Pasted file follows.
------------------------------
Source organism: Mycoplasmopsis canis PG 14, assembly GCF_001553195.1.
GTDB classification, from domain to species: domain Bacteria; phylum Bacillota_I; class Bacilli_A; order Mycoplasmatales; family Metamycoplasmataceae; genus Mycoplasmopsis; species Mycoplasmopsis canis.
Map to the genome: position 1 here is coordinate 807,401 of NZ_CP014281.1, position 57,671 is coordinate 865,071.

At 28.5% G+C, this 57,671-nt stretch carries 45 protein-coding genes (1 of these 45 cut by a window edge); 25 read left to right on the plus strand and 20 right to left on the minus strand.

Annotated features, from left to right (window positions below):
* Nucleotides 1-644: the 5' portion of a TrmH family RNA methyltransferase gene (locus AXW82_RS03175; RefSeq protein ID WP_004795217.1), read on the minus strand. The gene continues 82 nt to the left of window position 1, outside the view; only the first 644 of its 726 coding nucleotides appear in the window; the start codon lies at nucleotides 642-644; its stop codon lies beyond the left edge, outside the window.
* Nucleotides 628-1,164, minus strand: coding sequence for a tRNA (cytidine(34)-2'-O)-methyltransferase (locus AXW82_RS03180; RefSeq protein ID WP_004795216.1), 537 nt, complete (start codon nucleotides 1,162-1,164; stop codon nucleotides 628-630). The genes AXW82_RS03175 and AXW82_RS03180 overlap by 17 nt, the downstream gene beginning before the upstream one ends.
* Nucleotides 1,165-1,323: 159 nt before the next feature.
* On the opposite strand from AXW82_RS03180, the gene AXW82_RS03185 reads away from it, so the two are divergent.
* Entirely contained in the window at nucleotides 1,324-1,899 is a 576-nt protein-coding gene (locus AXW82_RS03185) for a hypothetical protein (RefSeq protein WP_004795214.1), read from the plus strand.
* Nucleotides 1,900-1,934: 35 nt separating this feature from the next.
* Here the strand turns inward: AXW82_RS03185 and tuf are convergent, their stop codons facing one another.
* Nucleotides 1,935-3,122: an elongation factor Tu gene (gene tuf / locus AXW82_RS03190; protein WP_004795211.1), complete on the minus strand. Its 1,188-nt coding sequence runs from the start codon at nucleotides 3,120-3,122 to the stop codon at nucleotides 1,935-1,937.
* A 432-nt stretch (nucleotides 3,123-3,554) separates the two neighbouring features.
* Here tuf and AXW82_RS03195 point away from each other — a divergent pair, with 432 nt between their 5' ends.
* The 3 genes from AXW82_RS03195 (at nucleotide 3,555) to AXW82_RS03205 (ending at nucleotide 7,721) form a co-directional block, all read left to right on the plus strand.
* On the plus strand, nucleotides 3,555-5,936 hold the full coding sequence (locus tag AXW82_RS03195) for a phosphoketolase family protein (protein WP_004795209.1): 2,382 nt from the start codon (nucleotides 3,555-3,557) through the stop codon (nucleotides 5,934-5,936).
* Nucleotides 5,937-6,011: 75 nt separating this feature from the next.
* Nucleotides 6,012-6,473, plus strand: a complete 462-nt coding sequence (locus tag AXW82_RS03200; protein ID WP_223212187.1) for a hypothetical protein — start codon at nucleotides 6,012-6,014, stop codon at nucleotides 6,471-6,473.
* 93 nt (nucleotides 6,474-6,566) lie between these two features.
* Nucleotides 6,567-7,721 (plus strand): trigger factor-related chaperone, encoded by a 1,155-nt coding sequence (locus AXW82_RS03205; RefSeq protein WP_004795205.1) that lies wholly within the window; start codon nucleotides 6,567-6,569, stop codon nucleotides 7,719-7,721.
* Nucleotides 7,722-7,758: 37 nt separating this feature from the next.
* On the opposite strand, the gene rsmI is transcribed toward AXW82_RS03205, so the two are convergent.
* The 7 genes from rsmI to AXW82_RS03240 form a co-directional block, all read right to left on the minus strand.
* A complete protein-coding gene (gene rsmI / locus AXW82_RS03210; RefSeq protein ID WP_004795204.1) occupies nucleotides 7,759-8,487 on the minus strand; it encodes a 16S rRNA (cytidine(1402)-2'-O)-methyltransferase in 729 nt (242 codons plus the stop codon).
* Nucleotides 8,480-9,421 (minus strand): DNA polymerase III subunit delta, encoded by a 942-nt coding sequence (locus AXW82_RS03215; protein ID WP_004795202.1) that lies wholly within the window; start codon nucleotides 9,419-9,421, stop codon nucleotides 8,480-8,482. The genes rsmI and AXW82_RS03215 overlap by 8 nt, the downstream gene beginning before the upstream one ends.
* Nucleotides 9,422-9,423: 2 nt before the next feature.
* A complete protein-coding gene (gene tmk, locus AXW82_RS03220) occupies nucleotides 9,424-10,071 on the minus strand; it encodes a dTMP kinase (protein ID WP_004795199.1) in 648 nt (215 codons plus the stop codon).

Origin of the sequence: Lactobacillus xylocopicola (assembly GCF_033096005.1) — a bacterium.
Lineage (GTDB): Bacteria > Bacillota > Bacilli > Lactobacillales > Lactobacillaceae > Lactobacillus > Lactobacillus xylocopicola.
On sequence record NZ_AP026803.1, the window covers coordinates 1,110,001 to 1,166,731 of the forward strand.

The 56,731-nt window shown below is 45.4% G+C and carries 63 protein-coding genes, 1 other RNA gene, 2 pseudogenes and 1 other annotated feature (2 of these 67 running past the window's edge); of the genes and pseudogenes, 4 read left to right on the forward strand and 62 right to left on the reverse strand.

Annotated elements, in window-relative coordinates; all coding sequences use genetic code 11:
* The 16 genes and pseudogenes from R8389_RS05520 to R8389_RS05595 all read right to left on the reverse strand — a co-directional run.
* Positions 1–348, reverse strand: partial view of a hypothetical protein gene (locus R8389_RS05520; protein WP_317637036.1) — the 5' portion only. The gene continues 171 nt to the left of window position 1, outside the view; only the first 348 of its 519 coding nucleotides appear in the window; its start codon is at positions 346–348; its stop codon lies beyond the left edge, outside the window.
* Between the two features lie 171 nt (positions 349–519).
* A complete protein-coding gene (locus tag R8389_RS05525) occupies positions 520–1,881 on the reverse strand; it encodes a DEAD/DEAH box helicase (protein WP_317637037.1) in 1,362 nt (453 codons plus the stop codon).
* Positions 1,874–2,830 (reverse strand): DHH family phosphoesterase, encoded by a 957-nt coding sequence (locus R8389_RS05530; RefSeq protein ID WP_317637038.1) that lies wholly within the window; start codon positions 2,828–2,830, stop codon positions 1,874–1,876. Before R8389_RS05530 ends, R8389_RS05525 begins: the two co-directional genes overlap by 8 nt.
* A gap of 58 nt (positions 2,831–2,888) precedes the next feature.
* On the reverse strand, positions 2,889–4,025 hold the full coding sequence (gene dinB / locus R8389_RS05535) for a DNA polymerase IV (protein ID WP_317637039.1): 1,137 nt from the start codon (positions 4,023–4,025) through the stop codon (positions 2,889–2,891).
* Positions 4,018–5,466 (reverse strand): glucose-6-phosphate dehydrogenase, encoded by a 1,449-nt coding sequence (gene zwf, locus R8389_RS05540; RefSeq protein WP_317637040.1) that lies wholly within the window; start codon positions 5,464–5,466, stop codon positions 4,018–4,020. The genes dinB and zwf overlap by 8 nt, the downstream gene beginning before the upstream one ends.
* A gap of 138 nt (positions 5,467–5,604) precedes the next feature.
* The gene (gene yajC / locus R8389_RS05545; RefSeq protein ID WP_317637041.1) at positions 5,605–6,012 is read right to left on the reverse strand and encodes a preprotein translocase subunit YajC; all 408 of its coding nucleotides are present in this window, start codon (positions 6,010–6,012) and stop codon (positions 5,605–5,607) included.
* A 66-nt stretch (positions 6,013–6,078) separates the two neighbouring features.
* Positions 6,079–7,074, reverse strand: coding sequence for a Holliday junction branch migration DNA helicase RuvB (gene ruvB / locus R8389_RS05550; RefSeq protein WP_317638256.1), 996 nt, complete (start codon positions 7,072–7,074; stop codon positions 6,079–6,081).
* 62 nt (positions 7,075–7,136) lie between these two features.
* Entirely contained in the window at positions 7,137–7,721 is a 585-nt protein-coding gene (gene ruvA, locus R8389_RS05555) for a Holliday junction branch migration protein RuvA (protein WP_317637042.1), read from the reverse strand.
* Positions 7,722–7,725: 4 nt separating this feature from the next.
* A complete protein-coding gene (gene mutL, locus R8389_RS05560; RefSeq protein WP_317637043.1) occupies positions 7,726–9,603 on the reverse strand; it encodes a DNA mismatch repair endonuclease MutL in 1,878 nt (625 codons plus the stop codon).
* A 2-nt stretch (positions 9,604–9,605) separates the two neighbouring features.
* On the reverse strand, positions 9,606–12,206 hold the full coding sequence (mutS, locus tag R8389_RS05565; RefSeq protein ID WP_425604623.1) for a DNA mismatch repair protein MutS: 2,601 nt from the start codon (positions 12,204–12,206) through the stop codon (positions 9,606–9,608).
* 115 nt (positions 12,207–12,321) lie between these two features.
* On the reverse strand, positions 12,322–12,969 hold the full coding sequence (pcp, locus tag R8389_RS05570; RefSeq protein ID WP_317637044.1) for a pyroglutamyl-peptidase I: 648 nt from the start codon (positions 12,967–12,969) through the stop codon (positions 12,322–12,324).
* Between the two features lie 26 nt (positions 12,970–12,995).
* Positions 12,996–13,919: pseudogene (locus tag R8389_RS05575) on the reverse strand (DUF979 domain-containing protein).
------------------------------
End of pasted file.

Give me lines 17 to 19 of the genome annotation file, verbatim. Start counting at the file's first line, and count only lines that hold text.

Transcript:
* On the plus strand, nucleotides 3,555-5,936 hold the full coding sequence (locus tag AXW82_RS03195) for a phosphoketolase family protein (protein WP_004795209.1): 2,382 nt from the start codon (nucleotides 3,555-3,557) through the stop codon (nucleotides 5,934-5,936).
* Nucleotides 5,937-6,011: 75 nt separating this feature from the next.
* Nucleotides 6,012-6,473, plus strand: a complete 462-nt coding sequence (locus tag AXW82_RS03200; protein ID WP_223212187.1) for a hypothetical protein — start codon at nucleotides 6,012-6,014, stop codon at nucleotides 6,471-6,473.